The last spot could’ve gone to a couple of different guys. I wouldn’t be mad if Fernando Tatis, Jr. or Eric Hosmer were the pick here, but to be consistent with my previous prediction, I’m taking Franmil Reyes. Still relatively anonymous on the national stage, his impressive numbers coupled with the exposure that comes with the inevitable moonshots he sends into orbit should pick him up enough fan votes to get in as a reserve.
Padres win 90 games, sneak into the postseason as the second wild card
I saved the boldest for last. This a best-case scenario and not many people see the Padres as a postseason team in 2019, but it could happen under two conditions – a trade for a top-tier starting pitcher needs to happen, and they have to be unusually healthy for the entire season. If Preller can strike a deal with the Indians for someone like Corey Kluber or Trevor Bauer in exchange for outfield and/or prospect goodies, the Padres could be in business. A rotation of *insert top-tier trade target here*, Lauer, Lucchesi, Paddack, and Strahm is more than passable. If everything goes well, that could be a top-15 rotation in the Majors.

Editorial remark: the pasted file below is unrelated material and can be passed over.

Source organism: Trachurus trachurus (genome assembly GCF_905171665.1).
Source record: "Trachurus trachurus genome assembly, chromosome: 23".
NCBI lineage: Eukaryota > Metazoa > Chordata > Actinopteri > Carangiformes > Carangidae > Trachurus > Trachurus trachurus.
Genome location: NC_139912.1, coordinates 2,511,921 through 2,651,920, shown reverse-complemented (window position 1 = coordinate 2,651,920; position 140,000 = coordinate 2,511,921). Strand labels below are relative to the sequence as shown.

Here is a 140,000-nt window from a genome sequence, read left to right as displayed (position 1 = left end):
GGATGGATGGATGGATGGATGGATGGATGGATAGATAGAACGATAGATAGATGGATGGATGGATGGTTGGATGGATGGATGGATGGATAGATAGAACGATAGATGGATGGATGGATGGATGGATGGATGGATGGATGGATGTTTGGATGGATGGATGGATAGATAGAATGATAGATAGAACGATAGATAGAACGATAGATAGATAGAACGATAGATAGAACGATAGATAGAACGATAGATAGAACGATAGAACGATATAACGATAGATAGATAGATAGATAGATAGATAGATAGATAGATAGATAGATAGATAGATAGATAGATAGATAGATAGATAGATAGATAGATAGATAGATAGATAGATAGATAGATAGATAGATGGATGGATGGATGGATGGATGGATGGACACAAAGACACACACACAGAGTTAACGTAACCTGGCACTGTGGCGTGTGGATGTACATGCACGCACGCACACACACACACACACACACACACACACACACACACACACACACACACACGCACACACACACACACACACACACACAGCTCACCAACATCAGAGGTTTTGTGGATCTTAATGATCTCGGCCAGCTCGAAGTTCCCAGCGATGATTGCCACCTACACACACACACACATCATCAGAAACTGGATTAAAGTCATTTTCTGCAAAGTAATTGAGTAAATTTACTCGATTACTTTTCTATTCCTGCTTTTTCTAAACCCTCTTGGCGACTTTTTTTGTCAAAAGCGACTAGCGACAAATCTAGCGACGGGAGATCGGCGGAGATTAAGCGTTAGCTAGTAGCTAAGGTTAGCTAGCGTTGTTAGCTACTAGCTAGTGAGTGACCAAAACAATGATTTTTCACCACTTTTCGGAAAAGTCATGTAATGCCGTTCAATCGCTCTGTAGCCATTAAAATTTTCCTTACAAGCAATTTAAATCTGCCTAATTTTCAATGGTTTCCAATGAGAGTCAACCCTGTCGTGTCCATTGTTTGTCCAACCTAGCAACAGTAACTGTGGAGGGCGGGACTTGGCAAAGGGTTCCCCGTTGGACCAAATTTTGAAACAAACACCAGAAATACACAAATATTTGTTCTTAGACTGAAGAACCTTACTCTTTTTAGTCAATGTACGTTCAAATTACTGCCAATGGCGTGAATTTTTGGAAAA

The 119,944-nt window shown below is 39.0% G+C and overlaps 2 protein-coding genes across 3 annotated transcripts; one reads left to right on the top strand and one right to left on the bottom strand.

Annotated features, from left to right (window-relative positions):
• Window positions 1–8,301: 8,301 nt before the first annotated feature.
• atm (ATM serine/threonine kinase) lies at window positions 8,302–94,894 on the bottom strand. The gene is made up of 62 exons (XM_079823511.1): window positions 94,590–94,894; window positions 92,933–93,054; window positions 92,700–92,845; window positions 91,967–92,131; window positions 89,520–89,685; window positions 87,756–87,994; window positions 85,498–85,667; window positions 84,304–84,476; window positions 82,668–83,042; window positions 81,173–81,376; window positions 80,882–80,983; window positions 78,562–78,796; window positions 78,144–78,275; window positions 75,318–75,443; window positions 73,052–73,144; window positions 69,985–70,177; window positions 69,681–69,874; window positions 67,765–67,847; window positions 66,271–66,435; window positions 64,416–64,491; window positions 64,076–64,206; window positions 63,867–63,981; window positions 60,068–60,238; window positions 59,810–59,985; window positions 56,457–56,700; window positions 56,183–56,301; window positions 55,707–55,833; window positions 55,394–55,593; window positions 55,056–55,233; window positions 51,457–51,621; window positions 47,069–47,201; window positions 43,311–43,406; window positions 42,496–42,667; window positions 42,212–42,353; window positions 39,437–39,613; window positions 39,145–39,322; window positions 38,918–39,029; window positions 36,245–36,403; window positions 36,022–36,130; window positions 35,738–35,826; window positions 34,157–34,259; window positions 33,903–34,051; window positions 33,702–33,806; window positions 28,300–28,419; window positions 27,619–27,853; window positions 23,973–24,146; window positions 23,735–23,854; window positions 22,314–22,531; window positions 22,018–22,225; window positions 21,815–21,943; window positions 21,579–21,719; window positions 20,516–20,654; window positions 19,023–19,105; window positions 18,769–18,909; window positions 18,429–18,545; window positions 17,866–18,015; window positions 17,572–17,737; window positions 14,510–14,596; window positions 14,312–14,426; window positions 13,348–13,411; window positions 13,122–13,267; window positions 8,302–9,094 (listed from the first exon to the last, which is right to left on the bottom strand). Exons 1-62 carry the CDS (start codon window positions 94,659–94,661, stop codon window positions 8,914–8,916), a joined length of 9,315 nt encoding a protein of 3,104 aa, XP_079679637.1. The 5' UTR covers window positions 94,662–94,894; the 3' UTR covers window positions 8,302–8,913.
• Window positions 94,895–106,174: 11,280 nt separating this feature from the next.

Injuries, on the other hand, are just a tad less projectable. They come out of nowhere, without warning, to the best players at the worst times. There isn’t a team on the planet that can survive lousy luck with the injury bug. What that means, though, is that a good draw in the injury department puts you way ahead if you have the players to supplement that good luck. And for the first time in a long time, the Padres have just that. A combination of starting pitching improvements, a clean bill of health and expected production from what should be an electric offense could yield a 90-win output for the first time since 2010.
One last thought: BASEBALL IS BACK!!! That is all.
Born and raised in San Diego, CA. Currently living in Eugene, OR as a junior at the University of Oregon. Journalism major, Padre fan, music lover. Attended my first Padre game at the Q in 1998 when I was three months old. Follow me on Twitter: @BradyLim619.